Health

Does it increase the risk of chronic kidney disease?


and that an existing drug that targets the action of aldosterone can help prevent CKD from getting worse.

What is aldosterone?

Aldosterone is a steroid hormone secreted by the adrenal glands, located above the kidneys. Its main role is to regulate salt and water in the body, and so it plays a central role in blood pressure control. Too much can lead to high blood pressure, cardiovascular and kidney diseases.

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Are there drugs to delay the progression of chronic kidney disease?

Lead author Dr Ashish Verma, assistant professor at Boston University School of Medicine, said: “Recent randomized controlled trials have shown that a drug called finerenone is effective in delaying progression of CKD and adverse cardiovascular outcomes in patients with chronic kidney disease and diabetes.. However, the role of aldosterone in this process has not been directly studied, and levels of this hormone have not been measured. ”

How does finerenone work?

Finerenone targets the nonsteroidal mineralocorticoid receptor (MR). When this receptor is activated by aldosterone, elevated hormone levels lead to high blood pressure, cardiovascular and kidney diseases.

“Since excessive levels of aldosterone are so common, but mostly undetected, we hypothesize one reason why finerenone is effective in reducing the risk of progression,” said Dr. CKD is that it is treating unrecognized high hormone levels.”

Verma and his colleagues investigated the association between blood aldosterone levels and the progression of kidney disease among 3680 participants in a chronic kidney disease cohort study, conducted at seven clinic in the US from 2003 to 2008. Participants ranged in age from 21 to. 74 years old.

They focused on the progression of chronic kidney disease, defined as a 50% decline in the kidney’s ability to filter blood through the glomerular vessels, known as estimated glomerular filtration rate (eGFR), or kidney disease. the final stage, whichever occurs first. . They followed the patients for a median (median) period of almost ten years. During this time, progression of CKD occurred in 1412 (38%) participants.

They found that higher aldosterone levels were associated with lower eGFR, lower blood potassium levels, and higher urine potassium and protein levels.

After adjusting for factors that could affect the results, such as medication, other medical conditions, age, race, height, and weight, they found that each doubling of the concentration Aldosterone in the blood was associated with an 11% increased risk of developing CKD. Patients with the highest 25% concentrations had a 45% increased risk compared with the 25% patients with the lowest aldosterone concentrations. The risk was similar regardless of whether the patient had diabetes or not.

“These findings are important because they suggest that higher aldosterone levels may play a role in the progression of CKD and cardiovascular disease in CKD patients,” said Dr. Verma. their treatment in non-diabetic patients.”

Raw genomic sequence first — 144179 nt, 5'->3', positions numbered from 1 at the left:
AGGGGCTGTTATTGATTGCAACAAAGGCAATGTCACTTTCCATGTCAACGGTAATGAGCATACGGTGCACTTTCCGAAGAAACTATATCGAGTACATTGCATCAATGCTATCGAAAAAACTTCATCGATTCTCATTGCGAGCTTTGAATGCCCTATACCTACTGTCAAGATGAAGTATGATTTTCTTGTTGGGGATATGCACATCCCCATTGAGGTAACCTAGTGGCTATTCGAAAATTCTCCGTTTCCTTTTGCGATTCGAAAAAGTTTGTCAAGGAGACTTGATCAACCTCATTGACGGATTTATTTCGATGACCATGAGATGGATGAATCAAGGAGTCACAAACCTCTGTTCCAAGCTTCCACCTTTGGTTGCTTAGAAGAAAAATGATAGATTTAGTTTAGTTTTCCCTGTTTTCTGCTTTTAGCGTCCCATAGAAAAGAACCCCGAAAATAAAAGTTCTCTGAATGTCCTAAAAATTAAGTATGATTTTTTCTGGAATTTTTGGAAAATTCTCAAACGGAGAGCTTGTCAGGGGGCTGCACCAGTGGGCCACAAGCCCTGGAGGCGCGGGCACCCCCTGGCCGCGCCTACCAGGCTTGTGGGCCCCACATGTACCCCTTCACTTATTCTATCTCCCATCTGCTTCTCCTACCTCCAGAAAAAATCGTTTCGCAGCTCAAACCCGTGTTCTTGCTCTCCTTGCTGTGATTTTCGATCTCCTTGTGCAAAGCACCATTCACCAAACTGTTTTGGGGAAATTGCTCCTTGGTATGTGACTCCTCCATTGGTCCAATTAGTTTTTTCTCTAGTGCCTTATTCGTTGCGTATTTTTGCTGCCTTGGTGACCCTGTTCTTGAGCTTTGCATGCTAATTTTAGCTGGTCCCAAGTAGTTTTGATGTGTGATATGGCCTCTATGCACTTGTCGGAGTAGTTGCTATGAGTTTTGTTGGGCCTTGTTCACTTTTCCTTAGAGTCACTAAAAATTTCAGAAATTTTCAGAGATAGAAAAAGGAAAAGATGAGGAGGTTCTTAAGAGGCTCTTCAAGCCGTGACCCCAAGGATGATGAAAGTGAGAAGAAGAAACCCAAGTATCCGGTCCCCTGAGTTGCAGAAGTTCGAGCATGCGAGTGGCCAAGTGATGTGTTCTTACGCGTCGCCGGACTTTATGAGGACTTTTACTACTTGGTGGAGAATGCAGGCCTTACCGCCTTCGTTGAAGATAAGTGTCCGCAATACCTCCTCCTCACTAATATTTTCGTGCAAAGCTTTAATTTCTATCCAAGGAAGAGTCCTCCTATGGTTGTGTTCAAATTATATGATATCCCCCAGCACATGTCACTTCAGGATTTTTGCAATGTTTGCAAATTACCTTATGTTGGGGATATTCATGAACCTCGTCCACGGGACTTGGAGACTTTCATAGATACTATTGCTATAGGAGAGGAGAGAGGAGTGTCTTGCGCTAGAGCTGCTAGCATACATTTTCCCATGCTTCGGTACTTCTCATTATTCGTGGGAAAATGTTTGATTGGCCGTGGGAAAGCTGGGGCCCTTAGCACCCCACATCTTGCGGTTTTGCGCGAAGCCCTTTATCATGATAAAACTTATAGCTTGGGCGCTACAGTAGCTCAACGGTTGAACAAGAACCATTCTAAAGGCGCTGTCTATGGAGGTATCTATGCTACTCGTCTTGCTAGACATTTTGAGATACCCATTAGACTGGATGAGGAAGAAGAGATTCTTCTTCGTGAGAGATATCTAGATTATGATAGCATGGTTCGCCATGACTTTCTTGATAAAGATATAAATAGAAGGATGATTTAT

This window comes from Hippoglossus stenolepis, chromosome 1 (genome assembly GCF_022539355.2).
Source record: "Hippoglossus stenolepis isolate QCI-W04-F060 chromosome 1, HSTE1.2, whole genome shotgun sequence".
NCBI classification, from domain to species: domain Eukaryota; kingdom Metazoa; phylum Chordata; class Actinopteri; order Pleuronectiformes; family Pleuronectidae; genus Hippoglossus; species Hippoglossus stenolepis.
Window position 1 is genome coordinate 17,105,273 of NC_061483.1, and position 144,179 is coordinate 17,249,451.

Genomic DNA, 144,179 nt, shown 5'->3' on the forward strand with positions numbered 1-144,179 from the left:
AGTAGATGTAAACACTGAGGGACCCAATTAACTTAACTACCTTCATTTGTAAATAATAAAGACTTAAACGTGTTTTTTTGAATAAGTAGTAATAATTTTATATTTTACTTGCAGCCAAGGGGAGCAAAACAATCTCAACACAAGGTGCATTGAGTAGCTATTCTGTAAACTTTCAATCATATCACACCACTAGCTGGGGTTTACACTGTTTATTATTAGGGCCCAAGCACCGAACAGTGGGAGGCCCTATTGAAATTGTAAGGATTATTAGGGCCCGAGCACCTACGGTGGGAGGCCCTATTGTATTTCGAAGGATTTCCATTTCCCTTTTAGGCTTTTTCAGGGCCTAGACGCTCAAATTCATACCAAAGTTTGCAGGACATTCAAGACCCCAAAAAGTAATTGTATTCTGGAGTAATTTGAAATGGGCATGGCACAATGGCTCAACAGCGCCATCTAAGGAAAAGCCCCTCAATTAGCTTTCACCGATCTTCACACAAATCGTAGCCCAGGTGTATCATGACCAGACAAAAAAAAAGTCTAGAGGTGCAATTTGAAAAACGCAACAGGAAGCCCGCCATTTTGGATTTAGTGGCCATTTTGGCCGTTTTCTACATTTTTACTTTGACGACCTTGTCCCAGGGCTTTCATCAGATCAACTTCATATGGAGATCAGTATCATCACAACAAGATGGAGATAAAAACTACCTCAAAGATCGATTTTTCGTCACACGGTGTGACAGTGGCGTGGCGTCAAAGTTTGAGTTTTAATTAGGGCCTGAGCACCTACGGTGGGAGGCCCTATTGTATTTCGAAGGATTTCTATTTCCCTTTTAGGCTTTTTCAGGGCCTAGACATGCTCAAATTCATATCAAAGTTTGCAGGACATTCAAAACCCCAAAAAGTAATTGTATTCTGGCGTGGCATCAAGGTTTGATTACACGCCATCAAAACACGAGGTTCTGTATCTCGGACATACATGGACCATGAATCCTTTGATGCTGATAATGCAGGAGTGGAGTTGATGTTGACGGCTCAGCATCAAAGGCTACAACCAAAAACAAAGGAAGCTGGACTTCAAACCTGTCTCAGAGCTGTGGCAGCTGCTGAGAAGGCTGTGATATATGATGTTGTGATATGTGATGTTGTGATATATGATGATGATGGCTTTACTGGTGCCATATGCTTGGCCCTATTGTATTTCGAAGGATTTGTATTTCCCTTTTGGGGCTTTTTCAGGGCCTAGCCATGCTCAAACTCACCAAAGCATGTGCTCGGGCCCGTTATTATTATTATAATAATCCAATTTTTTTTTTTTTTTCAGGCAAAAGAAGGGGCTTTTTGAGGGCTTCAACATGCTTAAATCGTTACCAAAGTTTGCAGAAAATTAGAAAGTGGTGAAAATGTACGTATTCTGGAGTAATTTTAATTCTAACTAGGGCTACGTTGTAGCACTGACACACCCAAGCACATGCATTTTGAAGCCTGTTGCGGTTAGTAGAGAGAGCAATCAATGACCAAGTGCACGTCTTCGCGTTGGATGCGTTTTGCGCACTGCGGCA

The Food and Drug Administration (FDA) in the United States has approved the use of finerenone for patients with CKD and diabetes. Currently, a randomized controlled clinical trial is investigating the efficacy and safety of finerenone in non-diabetic CKD patients. “This trial will play an important role in answering the question of whether MR antagonist therapy is helpful in delaying the progression of CKD in CKD and nondiabetic patients,” said Dr. road or not.

Professor George Bakris, University of Chicago School of Medicine, USA, who was not involved in the study but participated in randomized controlled trials of finerenone in diabetics, wrote an accompanying editorial. study, also published today. “Taken together, these studies suggest that aldosterone levels should be assessed in all patients at risk and/or with cardiovascular disease, particularly if they have central obesity and/or hypertension. resistance, he wrote:

Limitations of the study include:

  1. There were no measurements of a protein called albumin in the urine, or another protein, renin, in the blood samples; this can indicate whether or not a high level of aldosterone is dependent on renin, which is excreted by the kidneys and also plays a role in blood pressure;
  2. Aldosterone levels were measured only once at the start of the study;
  3. Data on the duration of use of angiotensin-converting enzyme (ACE) inhibitors and angiotensin receptor blockers (ARBs), which can affect aldosterone concentrations, are not available; and
  4. The study is observational and cannot show that aldosterone causes the progression of CKD, only that it is related to it.

In 2017, CKD affected 9.1% of the population worldwide, 697.5 million cases.

Study co-authors are Anand Vaidya from Brigham and Women’s Hospital, Boston, Sonu Subudhi from Massachusetts General Hospital, Boston, and Sushrut S. Waikar from Boston University School of Medicine.



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